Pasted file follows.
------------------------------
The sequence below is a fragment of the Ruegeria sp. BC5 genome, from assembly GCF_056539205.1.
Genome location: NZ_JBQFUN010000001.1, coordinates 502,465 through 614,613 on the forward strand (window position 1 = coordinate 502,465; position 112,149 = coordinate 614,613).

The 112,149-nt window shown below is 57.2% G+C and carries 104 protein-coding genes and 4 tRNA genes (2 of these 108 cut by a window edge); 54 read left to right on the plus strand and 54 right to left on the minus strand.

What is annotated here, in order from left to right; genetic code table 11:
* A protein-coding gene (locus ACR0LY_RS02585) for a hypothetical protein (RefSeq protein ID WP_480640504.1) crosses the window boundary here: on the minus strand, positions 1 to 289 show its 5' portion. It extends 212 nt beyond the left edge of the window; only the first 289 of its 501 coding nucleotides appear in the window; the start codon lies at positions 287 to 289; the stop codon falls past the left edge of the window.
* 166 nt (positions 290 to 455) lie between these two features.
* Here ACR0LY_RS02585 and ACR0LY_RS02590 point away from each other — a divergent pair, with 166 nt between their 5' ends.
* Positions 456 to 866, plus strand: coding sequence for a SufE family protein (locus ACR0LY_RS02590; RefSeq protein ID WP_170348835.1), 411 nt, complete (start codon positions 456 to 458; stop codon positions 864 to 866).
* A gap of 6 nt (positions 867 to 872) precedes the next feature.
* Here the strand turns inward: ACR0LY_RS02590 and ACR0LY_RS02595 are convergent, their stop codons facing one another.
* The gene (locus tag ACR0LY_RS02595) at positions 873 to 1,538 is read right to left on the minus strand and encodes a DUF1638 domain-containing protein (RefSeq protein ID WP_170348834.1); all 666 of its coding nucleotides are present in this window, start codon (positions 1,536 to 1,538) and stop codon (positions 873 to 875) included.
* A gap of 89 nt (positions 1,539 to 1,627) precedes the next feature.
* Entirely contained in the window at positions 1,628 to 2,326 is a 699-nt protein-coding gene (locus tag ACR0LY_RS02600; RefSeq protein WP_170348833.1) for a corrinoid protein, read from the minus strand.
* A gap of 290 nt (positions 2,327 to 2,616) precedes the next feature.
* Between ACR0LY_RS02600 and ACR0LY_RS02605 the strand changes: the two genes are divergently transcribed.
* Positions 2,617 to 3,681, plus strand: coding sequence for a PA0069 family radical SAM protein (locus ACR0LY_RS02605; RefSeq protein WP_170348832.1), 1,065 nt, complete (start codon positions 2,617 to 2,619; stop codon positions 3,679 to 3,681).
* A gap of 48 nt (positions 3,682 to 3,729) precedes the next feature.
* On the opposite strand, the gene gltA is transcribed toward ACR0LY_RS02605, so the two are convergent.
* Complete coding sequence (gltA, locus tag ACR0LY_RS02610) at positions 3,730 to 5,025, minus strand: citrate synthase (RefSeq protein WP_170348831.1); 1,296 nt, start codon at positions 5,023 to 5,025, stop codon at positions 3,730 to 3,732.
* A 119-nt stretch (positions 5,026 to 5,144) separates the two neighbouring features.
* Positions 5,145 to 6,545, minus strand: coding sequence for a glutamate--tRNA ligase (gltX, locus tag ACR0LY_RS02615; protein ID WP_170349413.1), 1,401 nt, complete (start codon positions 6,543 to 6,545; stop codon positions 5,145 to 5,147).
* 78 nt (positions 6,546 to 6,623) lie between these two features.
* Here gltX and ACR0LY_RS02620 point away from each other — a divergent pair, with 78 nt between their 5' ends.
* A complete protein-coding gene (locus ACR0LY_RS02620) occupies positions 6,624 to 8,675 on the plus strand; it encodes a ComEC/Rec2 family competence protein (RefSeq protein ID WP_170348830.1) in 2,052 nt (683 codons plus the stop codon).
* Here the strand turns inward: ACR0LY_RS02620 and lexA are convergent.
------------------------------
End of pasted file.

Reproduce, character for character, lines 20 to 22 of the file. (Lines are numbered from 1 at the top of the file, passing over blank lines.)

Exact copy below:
* A 119-nt stretch (positions 5,026 to 5,144) separates the two neighbouring features.
* Positions 5,145 to 6,545, minus strand: coding sequence for a glutamate--tRNA ligase (gltX, locus tag ACR0LY_RS02615; protein ID WP_170349413.1), 1,401 nt, complete (start codon positions 6,543 to 6,545; stop codon positions 5,145 to 5,147).
* 78 nt (positions 6,546 to 6,623) lie between these two features.